Beating inflation just got harder

Chris Brown, CIO, 4th November 2016

Events this week have shown us that we still don’t know what Brexit will eventually look like or even how long it will take to implement. Speculating on the impact (good or bad) of Brexit therefore looks to us like a fool’s errand. There are, however, two things we know for sure today: inflation will rise in the UK (as a result of sterling’s post-Brexit collapse) and cash returns will be lower (as a result of the Bank of England’s easy money policies). This means that the gap between cash returns and expected future inflation is wider than it has ever been for at least the last 50 years.

We illustrate this in Chart 1. chart-1This shows the market expected inflation rate and cash returns over the next five years and compares them to how the picture looked 20 years ago. You can see that back in the heady days of the 1990s you could sit in cash and expect to make a return of inflation +3.5% per annum over the next 5 years. Today the equivalent return is inflation minus 2.5%. Cumulatively in 1996 you would expect to be ahead of inflation by 19% at the end of the 5 years if you just sat in cash. Today you should expect to be 12% behind. That’s over a 30% swing. The bad news therefore is that sitting in cash will have a significant cost in real terms as you should expect the purchasing power of your money to be slowly eroded by inflation.

In fact, all inflation linked return objectives probably need a review. As an example, according to Barclays’ latest long run returns study (Barclays Equity Gilt Study 2015 – see Figure 1) equities have generated an average annualised return of cash +4.2% since 1900. 5 year gilts currently yield around 0.5%. Assume that we actually make the long run return of cash +4.2% over the next 5 years. This gives us an expected total return of 4.7%. The problem comes from the fact that the market’s expected average inflation rate for the next 5 years is 3.1%. This means there is a reasonable (if conservative) case to be made that expected equity returns for UK investors are only equal to inflation +1% to 2% pa.











What can we do about this? At one level the answer is not much. The immediate consequence of Brexit is that interest rates were cut sharply to deal with the expected economic impact and sterling fell sharply. This lowered future cash returns and raised expected inflation. However, within the new post-Brexit reality we still think there are some attractive opportunities for clients. We list below three areas that remain front and centre of our priorities:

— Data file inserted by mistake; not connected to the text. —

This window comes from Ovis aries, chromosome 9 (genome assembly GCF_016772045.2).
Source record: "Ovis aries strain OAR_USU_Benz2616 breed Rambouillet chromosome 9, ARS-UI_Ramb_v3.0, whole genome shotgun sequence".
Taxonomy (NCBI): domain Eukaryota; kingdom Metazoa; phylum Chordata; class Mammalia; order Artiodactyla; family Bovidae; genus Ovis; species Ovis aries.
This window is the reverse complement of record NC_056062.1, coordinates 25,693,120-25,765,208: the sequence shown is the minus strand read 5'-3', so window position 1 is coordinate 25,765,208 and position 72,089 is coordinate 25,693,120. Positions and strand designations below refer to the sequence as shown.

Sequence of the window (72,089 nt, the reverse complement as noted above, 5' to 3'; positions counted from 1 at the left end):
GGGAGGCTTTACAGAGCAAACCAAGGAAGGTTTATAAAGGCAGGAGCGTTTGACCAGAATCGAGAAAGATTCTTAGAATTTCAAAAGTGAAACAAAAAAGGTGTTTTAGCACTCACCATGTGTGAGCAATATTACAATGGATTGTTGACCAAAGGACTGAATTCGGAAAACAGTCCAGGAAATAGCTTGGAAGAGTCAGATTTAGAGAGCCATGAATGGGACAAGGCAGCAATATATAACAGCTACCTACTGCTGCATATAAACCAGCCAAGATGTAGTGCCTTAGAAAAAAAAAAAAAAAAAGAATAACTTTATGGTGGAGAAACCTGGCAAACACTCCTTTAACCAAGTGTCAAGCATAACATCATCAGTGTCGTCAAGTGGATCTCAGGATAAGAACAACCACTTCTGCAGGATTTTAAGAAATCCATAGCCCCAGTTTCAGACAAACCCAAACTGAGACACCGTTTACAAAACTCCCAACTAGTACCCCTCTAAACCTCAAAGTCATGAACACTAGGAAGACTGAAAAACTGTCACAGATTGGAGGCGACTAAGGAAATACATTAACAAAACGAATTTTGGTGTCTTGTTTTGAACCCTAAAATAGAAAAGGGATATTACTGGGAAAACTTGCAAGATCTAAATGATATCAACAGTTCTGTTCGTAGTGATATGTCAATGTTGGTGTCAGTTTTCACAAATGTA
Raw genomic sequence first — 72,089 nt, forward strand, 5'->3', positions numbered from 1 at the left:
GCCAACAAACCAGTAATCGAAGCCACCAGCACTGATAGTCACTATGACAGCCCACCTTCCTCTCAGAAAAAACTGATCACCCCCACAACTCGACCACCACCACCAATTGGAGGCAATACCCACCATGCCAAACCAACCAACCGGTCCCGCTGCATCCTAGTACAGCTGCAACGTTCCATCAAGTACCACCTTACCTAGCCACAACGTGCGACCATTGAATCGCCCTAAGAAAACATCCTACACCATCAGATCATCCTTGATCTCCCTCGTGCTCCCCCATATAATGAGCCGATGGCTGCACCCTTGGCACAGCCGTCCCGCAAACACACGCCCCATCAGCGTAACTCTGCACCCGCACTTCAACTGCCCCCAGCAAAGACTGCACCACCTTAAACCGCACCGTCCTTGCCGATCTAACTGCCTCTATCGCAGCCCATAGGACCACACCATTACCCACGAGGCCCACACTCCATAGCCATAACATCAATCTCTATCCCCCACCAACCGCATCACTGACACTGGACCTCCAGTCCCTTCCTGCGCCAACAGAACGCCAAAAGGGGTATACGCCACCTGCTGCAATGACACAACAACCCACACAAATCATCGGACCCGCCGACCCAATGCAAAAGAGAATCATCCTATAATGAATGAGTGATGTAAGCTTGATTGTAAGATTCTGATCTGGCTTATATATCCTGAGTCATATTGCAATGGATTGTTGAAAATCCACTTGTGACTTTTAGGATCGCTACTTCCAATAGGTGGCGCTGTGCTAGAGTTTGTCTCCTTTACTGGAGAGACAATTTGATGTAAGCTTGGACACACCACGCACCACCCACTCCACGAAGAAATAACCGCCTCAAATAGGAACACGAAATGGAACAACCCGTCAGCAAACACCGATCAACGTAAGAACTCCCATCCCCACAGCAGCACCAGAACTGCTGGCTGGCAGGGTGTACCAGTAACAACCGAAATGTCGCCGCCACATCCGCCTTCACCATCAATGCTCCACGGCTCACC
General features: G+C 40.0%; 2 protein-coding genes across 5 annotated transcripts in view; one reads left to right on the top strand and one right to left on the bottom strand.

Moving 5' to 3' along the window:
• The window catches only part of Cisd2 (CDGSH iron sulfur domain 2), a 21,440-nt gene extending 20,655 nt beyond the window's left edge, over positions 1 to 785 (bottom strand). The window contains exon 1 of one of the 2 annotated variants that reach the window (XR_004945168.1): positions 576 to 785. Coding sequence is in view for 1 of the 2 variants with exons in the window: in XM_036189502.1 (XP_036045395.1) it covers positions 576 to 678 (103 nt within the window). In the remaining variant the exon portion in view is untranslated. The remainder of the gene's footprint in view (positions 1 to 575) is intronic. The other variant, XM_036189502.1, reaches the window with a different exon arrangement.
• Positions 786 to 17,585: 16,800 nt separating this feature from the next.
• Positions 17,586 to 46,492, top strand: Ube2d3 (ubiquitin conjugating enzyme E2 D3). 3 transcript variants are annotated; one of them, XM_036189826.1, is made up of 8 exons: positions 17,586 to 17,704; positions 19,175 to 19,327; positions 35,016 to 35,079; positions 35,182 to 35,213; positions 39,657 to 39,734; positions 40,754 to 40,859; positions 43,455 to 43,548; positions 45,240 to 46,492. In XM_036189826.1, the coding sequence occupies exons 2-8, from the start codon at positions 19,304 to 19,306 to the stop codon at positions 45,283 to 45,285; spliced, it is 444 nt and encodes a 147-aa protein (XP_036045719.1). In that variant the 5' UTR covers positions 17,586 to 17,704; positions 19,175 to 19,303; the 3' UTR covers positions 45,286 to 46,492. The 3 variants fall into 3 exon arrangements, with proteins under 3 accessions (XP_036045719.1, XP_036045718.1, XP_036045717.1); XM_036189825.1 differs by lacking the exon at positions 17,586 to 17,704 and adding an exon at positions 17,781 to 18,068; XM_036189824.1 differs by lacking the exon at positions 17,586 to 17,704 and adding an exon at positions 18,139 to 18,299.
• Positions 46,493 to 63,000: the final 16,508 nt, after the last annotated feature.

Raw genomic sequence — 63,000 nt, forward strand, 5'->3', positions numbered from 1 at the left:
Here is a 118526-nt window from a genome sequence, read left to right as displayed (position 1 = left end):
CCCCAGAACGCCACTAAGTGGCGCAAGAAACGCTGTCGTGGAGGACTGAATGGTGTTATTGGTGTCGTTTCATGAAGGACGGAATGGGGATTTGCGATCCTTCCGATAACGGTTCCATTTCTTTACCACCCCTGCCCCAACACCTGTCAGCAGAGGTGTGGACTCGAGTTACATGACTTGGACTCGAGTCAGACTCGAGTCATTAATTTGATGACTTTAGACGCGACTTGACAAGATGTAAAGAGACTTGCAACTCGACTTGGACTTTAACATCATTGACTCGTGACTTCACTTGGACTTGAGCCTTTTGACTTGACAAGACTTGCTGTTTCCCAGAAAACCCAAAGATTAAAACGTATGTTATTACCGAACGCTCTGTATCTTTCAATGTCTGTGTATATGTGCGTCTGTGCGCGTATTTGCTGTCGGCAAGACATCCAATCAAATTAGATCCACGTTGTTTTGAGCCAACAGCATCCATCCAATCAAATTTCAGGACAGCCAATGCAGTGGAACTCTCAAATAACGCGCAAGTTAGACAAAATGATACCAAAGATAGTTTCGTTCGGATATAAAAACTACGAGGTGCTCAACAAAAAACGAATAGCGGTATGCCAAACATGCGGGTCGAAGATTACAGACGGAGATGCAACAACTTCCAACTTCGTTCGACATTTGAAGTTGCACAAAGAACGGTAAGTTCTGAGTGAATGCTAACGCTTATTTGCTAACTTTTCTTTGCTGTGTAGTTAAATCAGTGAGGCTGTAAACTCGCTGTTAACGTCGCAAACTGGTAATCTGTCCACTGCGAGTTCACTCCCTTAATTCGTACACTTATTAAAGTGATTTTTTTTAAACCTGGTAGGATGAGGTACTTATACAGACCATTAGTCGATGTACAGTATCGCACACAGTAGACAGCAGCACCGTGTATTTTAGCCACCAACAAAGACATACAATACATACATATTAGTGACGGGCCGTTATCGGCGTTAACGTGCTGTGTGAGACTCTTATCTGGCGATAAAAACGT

1. First we have been allocating and will continue to allocate to infrastructure assets. These offer yields of circa 6% to 8% that are linked to inflation either directly (via an inflation linked government subsidy) or indirectly (via energy prices which you would expect to rise in line with inflation over longer periods of time). These assets meet the inflation plus targets of our clients today and there is a good chance they will continue to do so.
  2. Secondly, we continue to have the majority of our investments in “real” assets that should have some inflation protection built into them. The value of our equity investments, property and the infrastructure assets we discuss above should broadly rise in line with inflation, all other things being equal. This means we should have some post-Brexit inflation protection naturally built into the portfolios.
  3. Finally, we are committed to remaining as multi-asset and diversified as possible. Looking for as many different investments and sources of return for clients remains the key way we can protect against all the surprises that markets, central banks and politicians regularly throw at us. As an example, simple equity and bond portfolios remain very vulnerable to rising interest rates triggering falling equity prices. Whilst we cannot prevent this scenario happening we can limit the impact of this by allocating to other assets (including absolute return funds) that do not face this risk directly.

The more uncertain the world looks the more we are convinced this is the right way to manage money for our clients.